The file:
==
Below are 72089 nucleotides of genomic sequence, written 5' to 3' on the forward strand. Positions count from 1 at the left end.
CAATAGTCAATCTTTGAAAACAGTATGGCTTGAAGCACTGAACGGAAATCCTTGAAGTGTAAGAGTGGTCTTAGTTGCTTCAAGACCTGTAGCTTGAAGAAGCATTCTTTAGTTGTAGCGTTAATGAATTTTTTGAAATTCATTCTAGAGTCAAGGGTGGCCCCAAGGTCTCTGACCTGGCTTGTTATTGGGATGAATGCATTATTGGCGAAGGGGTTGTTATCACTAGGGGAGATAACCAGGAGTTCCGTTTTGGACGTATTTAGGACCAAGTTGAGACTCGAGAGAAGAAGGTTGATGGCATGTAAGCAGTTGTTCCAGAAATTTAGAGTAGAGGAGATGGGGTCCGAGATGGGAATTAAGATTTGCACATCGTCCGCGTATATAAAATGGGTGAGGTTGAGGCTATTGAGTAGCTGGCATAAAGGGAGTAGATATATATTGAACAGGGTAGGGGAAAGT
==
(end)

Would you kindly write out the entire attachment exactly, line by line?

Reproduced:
Below are 72089 nucleotides of genomic sequence, written 5' to 3' on the forward strand. Positions count from 1 at the left end.
CAATAGTCAATCTTTGAAAACAGTATGGCTTGAAGCACTGAACGGAAATCCTTGAAGTGTAAGAGTGGTCTTAGTTGCTTCAAGACCTGTAGCTTGAAGAAGCATTCTTTAGTTGTAGCGTTAATGAATTTTTTGAAATTCATTCTAGAGTCAAGGGTGGCCCCAAGGTCTCTGACCTGGCTTGTTATTGGGATGAATGCATTATTGGCGAAGGGGTTGTTATCACTAGGGGAGATAACCAGGAGTTCCGTTTTGGACGTATTTAGGACCAAGTTGAGACTCGAGAGAAGAAGGTTGATGGCATGTAAGCAGTTGTTCCAGAAATTTAGAGTAGAGGAGATGGGGTCCGAGATGGGAATTAAGATTTGCACATCGTCCGCGTATATAAAATGGGTGAGGTTGAGGCTATTGAGTAGCTGGCATAAAGGGAGTAGATATATATTGAACAGGGTAGGGGAAAGT